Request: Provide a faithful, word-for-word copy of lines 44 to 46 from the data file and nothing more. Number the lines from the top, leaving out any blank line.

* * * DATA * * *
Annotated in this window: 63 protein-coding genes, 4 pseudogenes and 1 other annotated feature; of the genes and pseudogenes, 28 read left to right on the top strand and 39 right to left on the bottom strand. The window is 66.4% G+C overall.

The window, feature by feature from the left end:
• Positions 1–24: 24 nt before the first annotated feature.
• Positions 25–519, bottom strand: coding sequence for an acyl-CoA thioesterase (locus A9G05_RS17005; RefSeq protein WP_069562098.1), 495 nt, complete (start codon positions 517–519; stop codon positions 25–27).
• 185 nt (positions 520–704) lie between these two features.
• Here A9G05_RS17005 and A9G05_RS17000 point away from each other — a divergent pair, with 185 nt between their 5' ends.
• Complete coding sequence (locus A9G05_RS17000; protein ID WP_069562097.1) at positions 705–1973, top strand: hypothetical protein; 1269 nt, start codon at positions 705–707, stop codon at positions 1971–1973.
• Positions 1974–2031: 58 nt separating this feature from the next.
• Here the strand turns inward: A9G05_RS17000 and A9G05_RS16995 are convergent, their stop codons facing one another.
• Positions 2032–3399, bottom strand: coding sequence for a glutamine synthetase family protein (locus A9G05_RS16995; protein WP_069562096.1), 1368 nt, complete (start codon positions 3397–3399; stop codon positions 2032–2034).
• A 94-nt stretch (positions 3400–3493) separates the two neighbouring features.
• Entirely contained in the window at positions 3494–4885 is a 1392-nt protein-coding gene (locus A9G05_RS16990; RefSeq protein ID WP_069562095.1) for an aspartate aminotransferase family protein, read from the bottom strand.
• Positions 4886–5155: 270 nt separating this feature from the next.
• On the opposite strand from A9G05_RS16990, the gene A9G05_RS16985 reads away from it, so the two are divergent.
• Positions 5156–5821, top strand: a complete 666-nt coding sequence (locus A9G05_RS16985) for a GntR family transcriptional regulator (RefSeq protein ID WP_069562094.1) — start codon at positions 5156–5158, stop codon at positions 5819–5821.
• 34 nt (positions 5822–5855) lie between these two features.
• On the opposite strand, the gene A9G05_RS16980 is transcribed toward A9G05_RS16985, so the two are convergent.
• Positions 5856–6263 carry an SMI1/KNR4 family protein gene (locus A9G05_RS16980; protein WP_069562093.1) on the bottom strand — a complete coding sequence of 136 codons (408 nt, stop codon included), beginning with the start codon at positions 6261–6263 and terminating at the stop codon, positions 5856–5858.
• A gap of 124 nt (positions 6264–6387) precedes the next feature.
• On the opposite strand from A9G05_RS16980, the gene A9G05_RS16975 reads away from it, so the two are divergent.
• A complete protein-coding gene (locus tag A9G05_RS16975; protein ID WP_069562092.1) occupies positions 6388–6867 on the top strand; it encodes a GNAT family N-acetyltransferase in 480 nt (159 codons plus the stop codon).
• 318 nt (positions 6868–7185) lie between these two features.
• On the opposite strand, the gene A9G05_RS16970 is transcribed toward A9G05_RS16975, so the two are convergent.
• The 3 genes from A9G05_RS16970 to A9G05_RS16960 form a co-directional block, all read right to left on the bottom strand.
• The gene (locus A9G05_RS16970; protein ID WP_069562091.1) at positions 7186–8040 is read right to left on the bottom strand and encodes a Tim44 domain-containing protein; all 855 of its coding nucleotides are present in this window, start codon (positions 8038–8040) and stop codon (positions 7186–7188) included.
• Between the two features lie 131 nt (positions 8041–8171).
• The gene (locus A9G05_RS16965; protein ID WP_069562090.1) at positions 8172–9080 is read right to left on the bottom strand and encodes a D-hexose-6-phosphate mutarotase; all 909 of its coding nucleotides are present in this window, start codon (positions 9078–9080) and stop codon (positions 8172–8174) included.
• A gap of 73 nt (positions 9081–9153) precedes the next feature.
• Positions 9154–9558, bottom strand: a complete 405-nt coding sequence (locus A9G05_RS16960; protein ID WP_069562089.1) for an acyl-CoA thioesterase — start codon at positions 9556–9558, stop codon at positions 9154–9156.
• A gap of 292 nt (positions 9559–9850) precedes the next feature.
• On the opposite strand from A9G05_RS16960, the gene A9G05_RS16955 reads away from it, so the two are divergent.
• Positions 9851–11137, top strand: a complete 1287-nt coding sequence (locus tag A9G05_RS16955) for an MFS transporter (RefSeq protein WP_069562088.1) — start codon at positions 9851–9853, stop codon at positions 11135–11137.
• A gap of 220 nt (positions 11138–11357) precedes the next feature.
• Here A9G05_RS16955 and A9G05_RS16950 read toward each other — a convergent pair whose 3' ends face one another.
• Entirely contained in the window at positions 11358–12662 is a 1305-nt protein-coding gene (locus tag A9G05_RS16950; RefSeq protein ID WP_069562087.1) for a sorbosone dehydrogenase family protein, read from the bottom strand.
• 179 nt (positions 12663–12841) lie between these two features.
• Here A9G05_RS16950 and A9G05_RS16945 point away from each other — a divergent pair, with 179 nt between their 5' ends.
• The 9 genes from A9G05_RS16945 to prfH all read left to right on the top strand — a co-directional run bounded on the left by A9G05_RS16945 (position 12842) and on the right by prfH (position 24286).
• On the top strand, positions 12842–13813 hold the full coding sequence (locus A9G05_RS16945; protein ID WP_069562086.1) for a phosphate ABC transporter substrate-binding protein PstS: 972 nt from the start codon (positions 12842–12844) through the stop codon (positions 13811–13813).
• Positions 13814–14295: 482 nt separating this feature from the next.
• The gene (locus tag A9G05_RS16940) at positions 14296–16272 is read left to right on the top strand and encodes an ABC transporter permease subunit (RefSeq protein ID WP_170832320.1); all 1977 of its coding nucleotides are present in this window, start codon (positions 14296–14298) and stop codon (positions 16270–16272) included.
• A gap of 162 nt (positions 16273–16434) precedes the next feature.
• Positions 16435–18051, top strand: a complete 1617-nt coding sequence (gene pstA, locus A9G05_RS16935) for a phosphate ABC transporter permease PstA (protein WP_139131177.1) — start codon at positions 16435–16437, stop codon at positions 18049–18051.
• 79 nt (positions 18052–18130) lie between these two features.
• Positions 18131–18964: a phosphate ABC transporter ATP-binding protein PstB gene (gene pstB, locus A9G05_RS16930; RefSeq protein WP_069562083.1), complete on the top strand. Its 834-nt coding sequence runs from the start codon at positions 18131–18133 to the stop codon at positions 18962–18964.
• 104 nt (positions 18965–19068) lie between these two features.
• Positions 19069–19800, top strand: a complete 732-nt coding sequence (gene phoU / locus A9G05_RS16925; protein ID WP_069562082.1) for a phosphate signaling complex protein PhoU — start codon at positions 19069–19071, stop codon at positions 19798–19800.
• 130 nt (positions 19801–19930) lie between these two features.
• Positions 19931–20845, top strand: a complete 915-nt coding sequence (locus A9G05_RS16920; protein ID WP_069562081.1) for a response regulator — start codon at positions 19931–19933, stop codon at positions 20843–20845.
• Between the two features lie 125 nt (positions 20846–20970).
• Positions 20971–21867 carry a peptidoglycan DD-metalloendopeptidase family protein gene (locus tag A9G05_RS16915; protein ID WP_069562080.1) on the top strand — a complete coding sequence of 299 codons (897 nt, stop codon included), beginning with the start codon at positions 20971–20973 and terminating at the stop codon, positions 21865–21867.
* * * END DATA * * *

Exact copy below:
• 79 nt (positions 18052–18130) lie between these two features.
• Positions 18131–18964: a phosphate ABC transporter ATP-binding protein PstB gene (gene pstB, locus A9G05_RS16930; RefSeq protein WP_069562083.1), complete on the top strand. Its 834-nt coding sequence runs from the start codon at positions 18131–18133 to the stop codon at positions 18962–18964.
• 104 nt (positions 18965–19068) lie between these two features.